I have been involved in many educational roles, both in and out of formal schooling situations, always combining my love of teaching and writing by creating original materials to support children’s learning.

Now as I step away from the classroom again, I embark upon my latest iteration: sharing my thoughts about education by challenging what exists while asking what could be; and inviting early childhood educators to support children’s learning through use of my original teaching materials which are now available on my website http://www.readilearn.com.au

Connect to Norah via her websites

Website: www.NorahColvin.com
Website: www.readilearn.com.au

And social media

Twitter: https://twitter.com/NorahColvin
Twitter 2:  https://twitter.com/readilearn
Facebook:  https://www.facebook.com/profile.php?id=100008724879054
Readilearn:  https://www.facebook.com/readilearnteachingresources/
LinkedIn: www.linkedin.com/in/norah-colvin-14578777

Smorgasbord Posts from Your Archives. The Accidental Home Schooler by Norah Colvin


The second post in the series by educator Norah Colvin and this week Norah shares a concept that she had to offer an alternative to the government run schooling on offer in her area.

The Accidental Home Schooler by Norah Colvin

In a previous post “To school or not to school” I discussed thoughts I had pondered and issues I had considered when deciding the future education of my daughter.

Although the main focus of that article was whether to school or not, home education was not only not my first choice, but not even a consideration.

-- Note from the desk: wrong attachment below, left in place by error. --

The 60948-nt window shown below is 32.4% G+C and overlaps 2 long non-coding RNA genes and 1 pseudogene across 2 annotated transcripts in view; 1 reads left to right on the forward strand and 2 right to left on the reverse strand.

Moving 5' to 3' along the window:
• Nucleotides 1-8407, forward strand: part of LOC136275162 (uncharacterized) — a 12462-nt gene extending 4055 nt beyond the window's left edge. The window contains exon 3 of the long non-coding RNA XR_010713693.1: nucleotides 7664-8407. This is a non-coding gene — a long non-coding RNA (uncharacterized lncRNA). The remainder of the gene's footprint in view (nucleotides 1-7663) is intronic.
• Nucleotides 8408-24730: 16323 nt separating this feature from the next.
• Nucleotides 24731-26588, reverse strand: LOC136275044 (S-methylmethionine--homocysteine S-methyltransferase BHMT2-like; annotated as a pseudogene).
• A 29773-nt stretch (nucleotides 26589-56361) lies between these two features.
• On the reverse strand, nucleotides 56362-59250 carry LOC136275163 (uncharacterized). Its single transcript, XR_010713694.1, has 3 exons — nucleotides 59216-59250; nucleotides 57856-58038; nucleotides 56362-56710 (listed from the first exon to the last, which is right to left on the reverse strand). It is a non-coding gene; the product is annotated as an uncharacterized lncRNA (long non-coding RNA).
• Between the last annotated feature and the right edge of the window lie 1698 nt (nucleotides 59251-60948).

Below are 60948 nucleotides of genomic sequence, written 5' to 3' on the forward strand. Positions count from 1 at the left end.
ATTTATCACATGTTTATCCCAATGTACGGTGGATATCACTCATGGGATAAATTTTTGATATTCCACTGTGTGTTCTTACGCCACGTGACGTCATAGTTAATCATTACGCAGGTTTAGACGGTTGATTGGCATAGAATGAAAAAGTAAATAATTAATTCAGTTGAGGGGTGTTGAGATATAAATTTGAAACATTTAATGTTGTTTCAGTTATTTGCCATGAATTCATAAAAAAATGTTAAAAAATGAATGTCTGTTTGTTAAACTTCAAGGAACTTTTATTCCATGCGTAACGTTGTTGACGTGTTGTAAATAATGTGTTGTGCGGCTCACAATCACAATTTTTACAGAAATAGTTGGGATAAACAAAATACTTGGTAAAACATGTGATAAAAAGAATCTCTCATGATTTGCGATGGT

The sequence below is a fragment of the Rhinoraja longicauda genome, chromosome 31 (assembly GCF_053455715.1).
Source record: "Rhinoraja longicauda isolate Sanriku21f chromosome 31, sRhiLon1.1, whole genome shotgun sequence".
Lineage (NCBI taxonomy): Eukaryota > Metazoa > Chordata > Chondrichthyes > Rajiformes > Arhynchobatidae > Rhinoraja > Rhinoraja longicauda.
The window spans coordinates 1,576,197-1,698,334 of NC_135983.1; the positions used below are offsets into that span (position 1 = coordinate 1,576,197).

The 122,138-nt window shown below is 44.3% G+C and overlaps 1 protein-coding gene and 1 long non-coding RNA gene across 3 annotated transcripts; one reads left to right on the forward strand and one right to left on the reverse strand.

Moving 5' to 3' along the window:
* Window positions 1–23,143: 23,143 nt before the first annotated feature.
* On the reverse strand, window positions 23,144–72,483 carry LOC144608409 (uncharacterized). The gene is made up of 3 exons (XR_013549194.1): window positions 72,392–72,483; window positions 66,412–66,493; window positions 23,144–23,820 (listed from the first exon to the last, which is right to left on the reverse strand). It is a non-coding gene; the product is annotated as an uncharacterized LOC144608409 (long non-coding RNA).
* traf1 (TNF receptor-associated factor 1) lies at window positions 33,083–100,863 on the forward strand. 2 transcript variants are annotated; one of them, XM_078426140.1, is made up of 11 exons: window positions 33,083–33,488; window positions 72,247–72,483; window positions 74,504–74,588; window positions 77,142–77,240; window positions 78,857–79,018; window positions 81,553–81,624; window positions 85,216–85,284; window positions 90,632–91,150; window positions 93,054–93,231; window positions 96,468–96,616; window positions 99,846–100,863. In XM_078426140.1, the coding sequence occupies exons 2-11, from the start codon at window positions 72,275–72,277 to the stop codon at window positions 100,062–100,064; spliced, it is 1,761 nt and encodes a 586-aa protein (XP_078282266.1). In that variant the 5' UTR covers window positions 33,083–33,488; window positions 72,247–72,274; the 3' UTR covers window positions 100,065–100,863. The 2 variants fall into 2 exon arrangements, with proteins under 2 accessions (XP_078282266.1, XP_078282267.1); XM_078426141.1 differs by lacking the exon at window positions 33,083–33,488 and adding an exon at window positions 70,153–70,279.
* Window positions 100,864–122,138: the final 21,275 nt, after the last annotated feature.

The merest hint of an idea of starting my own school had niggled away in the back of my thoughts for a long time. More than ten years before that article was written, I was in college studying the teaching of literacy when the idea popped into conscious thought. In response to an assigned task, which required that I explain how I would implement a literacy program in a school, I surprised my lecturer (and myself) by explaining how I would do so in a school that I established. Although I was never afraid of placing my own spin upon a set task, I never really expected the idea of establishing a school of my own to be anything more than just that.

In the ensuing years prior to the birth of my daughter, my son completed his primary schooling and I taught in a variety of roles, some of which were the most rewarding of my career. During those years I met many other teachers with a similar dream of starting their own school. They were mostly creative and innovative teachers, passionate about their own learning as well as the learning of their students. They inspired their students with an energy that at times seemed infinite. But they felt stymied by the formality and top-down approach of traditional schooling which they, like me, believed to be detrimental to children’s learning and personal growth.